Wednesday, January 18, 2012

Play Food

V has been feeding me play "food" and bringing it to me in a cardboard "magic box".

This is ice cream. Mint maybe? Or cotton candy?

Donuts and "square apples" - I am unfamiliar with that type of apple. Now Braeburn, Gala, Fuji - I know those. But square apples are completely new to me.

Pretend play is really important for kids. It is linked to the development of a lot of cognitive skills in children, including self-regulation (which any mother of a tantrum-throwing two-year-old would agree is a very important skill).

A number of researchers have focused on the relationship of play to specific cognitive strategies such as self-regulation, narrative recall, divergent problem solving, and rule understanding. Following Vygotsky (1978), who theorized that young children use private speech in play to regulate their behavior, eventually transforming this private speech into self-regulation through internal thought, Krafft and Berk (1998) compared the private speech of preschool children in Montessori and traditional play-oriented programs and found that more private speech occurred in the play-oriented setting, especially during pretend play with fantasy characters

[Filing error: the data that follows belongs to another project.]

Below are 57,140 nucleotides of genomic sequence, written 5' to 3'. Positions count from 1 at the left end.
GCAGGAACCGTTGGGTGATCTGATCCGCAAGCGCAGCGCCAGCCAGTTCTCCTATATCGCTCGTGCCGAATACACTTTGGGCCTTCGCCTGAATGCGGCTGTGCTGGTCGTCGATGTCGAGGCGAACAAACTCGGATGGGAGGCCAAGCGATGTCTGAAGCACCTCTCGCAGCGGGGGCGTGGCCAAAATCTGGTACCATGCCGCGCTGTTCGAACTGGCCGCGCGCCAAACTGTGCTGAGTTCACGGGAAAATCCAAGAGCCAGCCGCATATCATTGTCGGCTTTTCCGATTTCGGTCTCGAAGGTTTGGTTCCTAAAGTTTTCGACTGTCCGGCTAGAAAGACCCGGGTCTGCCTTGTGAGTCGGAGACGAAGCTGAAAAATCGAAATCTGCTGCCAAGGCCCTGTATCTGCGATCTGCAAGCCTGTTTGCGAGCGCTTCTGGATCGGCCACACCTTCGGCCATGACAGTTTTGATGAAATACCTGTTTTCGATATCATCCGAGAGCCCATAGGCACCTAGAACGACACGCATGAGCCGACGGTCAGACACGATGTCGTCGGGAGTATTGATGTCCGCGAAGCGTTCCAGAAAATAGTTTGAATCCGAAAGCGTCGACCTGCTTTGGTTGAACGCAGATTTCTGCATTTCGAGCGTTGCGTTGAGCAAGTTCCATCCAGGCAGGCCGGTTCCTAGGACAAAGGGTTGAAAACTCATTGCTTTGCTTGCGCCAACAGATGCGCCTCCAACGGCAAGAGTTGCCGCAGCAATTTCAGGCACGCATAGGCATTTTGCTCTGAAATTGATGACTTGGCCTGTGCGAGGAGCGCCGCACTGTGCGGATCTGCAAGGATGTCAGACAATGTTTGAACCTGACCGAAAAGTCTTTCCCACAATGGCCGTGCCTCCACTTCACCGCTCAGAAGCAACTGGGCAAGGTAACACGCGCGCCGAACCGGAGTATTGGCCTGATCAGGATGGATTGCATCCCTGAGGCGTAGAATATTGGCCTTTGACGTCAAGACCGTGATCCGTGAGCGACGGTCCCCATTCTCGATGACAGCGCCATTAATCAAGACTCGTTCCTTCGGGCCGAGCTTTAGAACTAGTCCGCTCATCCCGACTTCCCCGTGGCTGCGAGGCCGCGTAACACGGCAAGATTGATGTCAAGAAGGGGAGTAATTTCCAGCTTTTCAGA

How often do your kids engage in pretend play? Do you ever join in?

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1 comment:

  1. Play is a child's work! Let's not ever think that when children are playing they are just idling away the hours. What they are doing is, as Rebecca observes in her children, very important to their development!